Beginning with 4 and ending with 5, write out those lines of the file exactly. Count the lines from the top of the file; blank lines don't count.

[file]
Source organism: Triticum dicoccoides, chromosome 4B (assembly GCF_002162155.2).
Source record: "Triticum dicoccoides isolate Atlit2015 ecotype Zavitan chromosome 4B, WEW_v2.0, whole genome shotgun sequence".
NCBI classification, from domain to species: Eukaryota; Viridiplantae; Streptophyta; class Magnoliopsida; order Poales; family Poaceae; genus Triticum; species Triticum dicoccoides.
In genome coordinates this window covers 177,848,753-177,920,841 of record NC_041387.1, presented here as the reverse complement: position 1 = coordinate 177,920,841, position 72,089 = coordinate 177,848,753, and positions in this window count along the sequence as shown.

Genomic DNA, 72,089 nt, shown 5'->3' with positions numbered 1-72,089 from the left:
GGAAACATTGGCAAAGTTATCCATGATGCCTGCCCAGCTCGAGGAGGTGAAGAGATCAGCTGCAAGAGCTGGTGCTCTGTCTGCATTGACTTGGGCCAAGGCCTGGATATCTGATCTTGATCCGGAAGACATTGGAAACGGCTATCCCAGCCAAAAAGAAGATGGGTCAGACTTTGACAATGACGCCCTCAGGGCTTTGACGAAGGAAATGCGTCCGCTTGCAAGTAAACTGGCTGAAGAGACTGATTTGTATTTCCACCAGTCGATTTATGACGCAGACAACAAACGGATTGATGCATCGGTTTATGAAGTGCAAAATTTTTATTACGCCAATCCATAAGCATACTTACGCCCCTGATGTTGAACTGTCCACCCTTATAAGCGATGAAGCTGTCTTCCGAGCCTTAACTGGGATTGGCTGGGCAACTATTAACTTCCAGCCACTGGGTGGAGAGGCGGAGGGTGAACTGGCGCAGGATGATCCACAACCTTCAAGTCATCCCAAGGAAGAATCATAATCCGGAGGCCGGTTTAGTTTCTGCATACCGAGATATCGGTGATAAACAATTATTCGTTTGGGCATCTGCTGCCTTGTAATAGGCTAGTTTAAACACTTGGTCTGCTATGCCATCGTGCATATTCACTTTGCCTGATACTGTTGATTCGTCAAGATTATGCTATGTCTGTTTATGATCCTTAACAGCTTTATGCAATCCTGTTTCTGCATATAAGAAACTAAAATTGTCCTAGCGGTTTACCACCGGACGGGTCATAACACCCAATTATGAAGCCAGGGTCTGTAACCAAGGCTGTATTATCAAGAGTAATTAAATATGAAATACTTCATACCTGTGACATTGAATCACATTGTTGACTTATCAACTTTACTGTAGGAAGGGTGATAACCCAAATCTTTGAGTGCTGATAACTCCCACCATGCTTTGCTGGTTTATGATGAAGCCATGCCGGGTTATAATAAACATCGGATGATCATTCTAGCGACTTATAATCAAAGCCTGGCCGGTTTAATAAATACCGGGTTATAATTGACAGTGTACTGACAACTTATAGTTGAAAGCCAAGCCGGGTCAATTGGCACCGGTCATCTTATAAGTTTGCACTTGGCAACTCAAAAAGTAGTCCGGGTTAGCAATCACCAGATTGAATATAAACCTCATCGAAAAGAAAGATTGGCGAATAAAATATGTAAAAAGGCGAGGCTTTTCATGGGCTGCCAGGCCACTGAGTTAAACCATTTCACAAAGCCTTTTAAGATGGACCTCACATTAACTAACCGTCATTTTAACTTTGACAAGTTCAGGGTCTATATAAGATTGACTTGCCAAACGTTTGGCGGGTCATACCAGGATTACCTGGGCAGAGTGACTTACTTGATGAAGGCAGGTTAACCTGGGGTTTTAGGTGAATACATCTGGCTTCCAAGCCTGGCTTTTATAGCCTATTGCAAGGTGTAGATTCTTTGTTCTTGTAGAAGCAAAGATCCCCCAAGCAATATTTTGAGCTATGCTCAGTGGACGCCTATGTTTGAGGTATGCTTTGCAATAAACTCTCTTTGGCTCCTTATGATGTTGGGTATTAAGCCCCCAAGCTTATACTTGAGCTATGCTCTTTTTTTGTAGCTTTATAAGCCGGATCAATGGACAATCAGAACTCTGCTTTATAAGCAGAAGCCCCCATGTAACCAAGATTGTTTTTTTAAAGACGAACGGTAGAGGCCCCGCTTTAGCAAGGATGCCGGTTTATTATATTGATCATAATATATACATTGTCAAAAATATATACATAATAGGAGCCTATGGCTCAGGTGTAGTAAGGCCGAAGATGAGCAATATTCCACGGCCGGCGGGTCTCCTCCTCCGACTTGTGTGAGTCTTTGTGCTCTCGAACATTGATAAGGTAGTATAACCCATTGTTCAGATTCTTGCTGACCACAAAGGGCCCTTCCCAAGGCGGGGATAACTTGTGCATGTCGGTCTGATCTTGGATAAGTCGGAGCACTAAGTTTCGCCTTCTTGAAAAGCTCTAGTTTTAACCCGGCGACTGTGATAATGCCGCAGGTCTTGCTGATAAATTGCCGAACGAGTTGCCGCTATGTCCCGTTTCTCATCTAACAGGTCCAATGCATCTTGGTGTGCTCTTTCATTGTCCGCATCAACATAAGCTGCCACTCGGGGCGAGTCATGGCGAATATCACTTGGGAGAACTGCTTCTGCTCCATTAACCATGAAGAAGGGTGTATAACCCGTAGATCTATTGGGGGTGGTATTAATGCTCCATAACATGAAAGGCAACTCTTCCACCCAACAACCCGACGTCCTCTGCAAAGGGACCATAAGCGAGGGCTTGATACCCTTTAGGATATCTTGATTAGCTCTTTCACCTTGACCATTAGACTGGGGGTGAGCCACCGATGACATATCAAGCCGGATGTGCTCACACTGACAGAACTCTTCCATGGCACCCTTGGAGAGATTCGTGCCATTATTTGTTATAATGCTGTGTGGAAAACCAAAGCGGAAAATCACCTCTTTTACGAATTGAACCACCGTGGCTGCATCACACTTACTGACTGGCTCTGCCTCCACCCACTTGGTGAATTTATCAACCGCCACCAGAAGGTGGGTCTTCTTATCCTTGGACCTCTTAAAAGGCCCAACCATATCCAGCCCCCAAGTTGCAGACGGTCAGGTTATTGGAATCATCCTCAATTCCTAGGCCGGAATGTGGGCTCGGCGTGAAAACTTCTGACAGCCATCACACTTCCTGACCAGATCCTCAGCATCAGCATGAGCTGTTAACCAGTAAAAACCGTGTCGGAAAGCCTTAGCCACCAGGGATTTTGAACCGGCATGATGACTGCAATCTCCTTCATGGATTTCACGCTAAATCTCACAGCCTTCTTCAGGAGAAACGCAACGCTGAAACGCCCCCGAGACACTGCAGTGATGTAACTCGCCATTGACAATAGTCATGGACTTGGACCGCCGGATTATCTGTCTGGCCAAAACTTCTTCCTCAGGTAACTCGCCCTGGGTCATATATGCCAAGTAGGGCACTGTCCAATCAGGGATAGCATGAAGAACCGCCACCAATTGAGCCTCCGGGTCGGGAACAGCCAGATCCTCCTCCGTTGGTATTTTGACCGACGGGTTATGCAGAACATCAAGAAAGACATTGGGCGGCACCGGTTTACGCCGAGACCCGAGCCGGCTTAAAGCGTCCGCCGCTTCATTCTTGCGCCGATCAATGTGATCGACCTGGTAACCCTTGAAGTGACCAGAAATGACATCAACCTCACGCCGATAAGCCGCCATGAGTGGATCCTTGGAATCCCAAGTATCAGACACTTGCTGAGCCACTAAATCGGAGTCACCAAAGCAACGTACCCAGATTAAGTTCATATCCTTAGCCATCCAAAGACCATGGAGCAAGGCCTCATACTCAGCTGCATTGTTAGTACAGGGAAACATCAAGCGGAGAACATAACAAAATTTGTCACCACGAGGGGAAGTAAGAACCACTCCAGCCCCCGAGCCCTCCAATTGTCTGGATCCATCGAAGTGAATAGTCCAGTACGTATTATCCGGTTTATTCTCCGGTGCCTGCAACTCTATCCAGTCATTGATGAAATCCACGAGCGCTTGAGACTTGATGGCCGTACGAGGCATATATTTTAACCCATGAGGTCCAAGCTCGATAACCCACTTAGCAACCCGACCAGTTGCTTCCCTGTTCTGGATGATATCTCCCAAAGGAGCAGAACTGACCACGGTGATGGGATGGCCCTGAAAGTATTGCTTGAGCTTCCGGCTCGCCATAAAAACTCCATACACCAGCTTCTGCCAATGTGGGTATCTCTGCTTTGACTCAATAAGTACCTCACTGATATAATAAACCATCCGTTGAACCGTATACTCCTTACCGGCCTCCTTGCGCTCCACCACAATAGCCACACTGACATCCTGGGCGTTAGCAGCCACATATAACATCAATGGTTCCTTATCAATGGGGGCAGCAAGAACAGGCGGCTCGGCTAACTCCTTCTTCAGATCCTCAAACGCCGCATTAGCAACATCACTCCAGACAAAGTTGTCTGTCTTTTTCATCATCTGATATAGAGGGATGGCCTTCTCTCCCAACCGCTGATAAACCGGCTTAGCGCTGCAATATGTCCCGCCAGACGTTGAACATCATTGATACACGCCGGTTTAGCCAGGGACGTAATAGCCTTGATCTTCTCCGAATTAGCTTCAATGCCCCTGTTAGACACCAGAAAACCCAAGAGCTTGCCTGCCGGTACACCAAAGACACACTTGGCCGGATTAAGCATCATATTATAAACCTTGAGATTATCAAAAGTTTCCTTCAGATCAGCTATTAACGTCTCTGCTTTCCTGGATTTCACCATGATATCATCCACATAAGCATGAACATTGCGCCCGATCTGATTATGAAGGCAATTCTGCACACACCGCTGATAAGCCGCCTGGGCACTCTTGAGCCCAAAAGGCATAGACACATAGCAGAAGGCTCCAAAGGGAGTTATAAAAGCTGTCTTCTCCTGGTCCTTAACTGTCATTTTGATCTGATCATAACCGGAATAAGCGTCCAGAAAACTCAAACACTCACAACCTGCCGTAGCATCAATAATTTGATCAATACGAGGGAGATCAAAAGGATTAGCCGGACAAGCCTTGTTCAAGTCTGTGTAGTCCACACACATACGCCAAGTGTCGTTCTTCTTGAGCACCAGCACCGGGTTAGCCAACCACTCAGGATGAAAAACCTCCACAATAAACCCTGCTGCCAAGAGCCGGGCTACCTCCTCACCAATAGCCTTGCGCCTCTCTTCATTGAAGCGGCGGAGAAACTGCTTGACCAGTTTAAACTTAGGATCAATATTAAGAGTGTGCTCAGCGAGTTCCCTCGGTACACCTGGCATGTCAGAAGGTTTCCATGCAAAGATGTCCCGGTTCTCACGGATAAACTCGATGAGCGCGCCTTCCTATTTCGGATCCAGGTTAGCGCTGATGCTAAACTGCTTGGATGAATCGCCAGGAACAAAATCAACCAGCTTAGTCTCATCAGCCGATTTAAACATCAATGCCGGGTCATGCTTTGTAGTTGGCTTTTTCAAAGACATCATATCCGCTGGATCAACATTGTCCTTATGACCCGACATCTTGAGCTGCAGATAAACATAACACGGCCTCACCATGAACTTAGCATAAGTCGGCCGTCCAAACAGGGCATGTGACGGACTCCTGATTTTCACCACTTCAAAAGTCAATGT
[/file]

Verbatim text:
In genome coordinates this window covers 177,848,753-177,920,841 of record NC_041387.1, presented here as the reverse complement: position 1 = coordinate 177,920,841, position 72,089 = coordinate 177,848,753, and positions in this window count along the sequence as shown.

Genomic DNA, 72,089 nt, shown 5'->3' with positions numbered 1-72,089 from the left: